Forgive me for saying this, but Wealthsimple is one of the more bloated robo-advisors
|Oct 16, 2019|
I will move on to other topics, but one more post on Wealthsimple. The central tenet of passive investing is that lower fees are the surest path to satisfactory performance. Pioneer John Bogle took many steps to achieve this, such as setting up a mutual structure (ie the investing clients own the management company) or being based out of suburban Philadelphia. Here's a helpful mnemonic: low fees mean more cheese. How is Wealthsimple faring on cost containment? Wealthsimple recently announced that it's saving a lot of money by not sponsoring a real stadium. But in many other respects, it's the most bloated of the major robo-advisors I have studied.
It's the only major robo-advisor I can find that is setup in three countries. Even the big US robo-advisors, with double-digit billions have stuck to just the US. Being in 3 countries means 3 sets of regulatory burdens. It means dealing with 3 brokers (Wealthsimple has its own broker in Canada, uses Apex Clearing in US and SEI Investments in UK). It means managing 3 sets of ETFs, understanding 3 tax regimes. All this creates expense and complexity. In the US, Wealthfront and Betterment are self-clearing (have their own internal broker), which presumably helps keep costs low. I can't see how Wealthsimple can be competitive in the US.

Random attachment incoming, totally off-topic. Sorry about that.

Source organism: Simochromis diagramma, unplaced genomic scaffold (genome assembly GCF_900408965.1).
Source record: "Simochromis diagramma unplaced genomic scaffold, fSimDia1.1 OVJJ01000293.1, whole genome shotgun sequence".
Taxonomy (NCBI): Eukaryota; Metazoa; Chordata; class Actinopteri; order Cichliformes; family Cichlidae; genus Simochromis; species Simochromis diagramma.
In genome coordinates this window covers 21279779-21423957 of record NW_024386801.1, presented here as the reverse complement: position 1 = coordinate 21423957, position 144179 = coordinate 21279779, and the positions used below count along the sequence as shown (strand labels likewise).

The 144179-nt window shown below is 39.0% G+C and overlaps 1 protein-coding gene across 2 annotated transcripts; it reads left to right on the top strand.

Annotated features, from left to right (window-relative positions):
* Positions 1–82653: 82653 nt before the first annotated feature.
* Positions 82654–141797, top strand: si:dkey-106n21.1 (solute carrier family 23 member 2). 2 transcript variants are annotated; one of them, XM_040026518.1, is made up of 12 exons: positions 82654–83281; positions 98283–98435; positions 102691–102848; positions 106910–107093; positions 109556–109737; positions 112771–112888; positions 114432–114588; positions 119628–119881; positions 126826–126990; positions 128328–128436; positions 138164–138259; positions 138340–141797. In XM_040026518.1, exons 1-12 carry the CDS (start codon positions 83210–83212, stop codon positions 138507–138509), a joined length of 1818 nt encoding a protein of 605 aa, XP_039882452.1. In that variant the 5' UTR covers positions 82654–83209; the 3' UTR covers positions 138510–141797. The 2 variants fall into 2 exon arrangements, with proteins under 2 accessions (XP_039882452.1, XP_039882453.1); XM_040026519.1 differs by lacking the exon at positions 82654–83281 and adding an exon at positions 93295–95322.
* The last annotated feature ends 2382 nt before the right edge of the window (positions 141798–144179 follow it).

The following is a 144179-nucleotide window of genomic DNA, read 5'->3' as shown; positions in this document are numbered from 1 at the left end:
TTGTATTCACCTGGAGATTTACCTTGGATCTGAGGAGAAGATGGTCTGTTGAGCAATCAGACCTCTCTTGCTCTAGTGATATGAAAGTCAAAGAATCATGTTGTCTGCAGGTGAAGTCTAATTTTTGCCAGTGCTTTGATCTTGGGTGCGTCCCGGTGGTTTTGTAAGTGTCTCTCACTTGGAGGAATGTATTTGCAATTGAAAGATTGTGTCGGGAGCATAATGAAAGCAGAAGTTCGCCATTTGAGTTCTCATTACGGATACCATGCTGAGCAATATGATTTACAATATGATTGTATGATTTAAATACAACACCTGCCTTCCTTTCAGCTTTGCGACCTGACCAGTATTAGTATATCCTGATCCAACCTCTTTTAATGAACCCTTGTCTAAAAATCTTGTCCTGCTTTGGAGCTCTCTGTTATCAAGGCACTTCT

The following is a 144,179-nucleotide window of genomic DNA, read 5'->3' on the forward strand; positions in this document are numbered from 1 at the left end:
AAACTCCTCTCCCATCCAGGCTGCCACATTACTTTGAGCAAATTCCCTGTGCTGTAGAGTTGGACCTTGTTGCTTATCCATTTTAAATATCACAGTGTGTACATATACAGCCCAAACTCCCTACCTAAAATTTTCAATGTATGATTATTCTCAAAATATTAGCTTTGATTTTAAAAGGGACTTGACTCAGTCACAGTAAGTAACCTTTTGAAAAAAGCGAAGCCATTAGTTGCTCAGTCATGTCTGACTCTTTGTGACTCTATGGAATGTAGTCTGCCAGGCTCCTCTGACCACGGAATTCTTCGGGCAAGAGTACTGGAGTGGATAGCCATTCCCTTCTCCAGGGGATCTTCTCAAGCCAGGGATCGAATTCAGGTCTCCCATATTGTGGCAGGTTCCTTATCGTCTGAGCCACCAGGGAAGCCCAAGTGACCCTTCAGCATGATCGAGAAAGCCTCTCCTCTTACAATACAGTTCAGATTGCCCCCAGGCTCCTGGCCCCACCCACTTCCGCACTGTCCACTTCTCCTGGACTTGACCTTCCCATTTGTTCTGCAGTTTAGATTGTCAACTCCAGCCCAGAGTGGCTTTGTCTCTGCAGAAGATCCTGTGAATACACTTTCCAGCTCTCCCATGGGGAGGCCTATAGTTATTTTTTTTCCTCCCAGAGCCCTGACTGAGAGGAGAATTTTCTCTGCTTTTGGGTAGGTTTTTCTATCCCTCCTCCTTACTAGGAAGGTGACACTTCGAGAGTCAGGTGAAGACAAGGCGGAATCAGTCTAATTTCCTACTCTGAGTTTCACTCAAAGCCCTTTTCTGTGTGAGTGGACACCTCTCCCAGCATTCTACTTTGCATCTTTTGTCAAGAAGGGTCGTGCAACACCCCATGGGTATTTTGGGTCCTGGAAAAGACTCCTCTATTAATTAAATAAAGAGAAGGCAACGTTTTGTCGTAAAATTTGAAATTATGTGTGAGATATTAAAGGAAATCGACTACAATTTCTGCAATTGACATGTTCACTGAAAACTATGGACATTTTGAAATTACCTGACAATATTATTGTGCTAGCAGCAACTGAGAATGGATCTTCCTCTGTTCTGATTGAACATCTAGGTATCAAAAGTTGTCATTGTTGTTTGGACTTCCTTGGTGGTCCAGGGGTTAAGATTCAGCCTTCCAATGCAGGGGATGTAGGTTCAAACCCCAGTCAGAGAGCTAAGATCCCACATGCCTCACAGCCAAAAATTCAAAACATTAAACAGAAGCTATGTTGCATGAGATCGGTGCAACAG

In the UK, the firm has 9 people in the UK managing, as far as I can tell, well less than $100 million. This, in a market where neobank Revolut has millions of clients, is working on adding a robo-advisor service and is threatening this week to raise USD $1.5 billion in financing.
Take a look at my guesstimate for employee productivity:
HSBC estimates that Wealthfront and Betterment pull in USD $150k in revenue per employee. My analysis of Wealthsimple is that it pulls in half as much, while charging twice as much.
These are all guesstimates. The math is made more complicated by the fact that the leading robo-advisors report a single AUM figure for two very different products: passive investing and high interest savings account.
Wealthsimple has one key advantage in that for the bulk of its assets (in Canada), it's able to get away with 0.50% annual fees (vs 0.25% in the US). (To be accurate, weirdly, the UK market is around 0.70%). Nevertheless, OPM Wars advocates that Wealthsimple takes into account these realities and retrench from global expansion. We are the only media outlet to advocate this…all the other Canadian media outlets are 100% positive on Wealthsimple, in a Machiavellian attempt to make Michael Katchen complacent and see him fail.
Read / subscribe at opmwars.substack.com
Follow us on Twitter @OPMwars